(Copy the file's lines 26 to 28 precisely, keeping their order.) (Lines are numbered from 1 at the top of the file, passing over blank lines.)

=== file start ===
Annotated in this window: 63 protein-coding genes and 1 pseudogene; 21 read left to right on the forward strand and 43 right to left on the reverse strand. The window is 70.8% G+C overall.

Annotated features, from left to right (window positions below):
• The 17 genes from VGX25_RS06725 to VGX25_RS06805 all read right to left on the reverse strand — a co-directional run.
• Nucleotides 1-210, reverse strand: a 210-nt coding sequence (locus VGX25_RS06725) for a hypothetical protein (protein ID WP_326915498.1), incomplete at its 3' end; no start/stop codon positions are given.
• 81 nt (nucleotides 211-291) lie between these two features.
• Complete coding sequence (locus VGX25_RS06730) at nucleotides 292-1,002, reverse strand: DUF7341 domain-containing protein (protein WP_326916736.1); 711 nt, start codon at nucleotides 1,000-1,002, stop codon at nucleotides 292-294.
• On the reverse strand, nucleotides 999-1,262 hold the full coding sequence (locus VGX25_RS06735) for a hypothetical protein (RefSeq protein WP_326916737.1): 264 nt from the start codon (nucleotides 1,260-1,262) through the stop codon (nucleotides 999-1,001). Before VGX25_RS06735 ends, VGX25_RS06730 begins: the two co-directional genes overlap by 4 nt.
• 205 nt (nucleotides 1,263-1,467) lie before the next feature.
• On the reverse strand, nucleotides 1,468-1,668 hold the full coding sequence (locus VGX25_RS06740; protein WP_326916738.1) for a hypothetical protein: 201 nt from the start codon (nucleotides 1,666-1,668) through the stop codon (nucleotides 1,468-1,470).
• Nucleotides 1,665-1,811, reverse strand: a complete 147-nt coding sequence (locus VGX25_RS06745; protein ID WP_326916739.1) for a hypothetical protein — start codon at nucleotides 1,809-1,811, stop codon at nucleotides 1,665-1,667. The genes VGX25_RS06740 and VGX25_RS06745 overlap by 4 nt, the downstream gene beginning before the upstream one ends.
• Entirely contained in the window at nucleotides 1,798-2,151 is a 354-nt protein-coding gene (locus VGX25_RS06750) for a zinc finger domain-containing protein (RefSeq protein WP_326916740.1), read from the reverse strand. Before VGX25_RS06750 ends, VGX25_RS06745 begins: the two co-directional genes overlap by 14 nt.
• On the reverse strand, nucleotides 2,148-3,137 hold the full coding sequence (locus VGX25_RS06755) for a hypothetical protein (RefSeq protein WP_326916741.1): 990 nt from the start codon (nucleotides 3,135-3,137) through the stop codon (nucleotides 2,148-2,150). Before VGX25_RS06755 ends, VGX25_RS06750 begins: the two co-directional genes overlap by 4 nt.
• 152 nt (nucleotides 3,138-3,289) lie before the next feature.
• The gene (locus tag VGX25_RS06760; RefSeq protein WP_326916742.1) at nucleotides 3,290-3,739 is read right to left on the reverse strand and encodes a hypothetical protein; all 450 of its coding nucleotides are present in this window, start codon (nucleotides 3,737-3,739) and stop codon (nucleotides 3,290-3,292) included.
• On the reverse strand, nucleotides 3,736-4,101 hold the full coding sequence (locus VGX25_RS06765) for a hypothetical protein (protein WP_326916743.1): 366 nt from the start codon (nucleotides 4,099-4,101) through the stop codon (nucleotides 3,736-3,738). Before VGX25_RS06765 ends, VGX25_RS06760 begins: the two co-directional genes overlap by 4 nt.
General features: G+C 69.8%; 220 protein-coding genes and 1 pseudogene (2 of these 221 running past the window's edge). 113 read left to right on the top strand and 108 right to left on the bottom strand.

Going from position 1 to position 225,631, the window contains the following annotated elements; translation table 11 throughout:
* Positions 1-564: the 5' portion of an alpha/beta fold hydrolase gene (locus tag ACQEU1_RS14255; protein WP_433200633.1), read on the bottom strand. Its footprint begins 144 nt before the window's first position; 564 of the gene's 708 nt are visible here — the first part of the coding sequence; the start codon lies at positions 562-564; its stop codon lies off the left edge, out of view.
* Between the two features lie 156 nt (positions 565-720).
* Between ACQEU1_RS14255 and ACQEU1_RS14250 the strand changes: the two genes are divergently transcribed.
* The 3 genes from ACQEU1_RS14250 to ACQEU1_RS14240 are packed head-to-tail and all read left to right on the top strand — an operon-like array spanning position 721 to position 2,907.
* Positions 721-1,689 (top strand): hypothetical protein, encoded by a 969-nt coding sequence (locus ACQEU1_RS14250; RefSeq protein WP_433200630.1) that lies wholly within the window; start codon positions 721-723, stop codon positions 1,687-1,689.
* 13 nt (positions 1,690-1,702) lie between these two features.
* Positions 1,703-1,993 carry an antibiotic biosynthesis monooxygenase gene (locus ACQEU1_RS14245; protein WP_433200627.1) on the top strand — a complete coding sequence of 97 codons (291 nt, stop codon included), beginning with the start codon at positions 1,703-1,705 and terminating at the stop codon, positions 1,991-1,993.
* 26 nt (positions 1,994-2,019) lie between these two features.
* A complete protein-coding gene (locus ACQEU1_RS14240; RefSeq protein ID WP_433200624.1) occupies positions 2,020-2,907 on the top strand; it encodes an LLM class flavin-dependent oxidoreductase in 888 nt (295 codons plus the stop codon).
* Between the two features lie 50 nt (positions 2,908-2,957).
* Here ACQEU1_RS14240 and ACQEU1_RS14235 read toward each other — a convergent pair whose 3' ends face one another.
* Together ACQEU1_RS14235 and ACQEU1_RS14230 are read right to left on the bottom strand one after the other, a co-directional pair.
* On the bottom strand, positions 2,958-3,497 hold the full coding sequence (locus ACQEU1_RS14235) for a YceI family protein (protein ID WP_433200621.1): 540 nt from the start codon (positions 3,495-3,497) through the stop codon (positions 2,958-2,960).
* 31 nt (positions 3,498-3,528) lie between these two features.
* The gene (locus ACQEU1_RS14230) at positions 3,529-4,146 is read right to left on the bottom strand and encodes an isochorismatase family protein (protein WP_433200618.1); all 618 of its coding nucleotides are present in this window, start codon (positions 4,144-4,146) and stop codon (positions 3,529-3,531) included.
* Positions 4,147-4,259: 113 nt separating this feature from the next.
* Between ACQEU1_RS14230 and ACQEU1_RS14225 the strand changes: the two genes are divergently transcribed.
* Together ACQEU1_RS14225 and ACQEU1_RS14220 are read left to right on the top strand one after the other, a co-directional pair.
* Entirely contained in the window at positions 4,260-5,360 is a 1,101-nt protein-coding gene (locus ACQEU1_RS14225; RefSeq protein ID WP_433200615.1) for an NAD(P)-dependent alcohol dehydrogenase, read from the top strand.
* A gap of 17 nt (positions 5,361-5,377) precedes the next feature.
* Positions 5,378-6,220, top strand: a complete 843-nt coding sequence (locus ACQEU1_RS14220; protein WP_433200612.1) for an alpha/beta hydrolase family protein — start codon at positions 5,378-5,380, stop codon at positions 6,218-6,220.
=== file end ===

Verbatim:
* A complete protein-coding gene (locus ACQEU1_RS14240; RefSeq protein ID WP_433200624.1) occupies positions 2,020-2,907 on the top strand; it encodes an LLM class flavin-dependent oxidoreductase in 888 nt (295 codons plus the stop codon).
* Between the two features lie 50 nt (positions 2,908-2,957).
* Here ACQEU1_RS14240 and ACQEU1_RS14235 read toward each other — a convergent pair whose 3' ends face one another.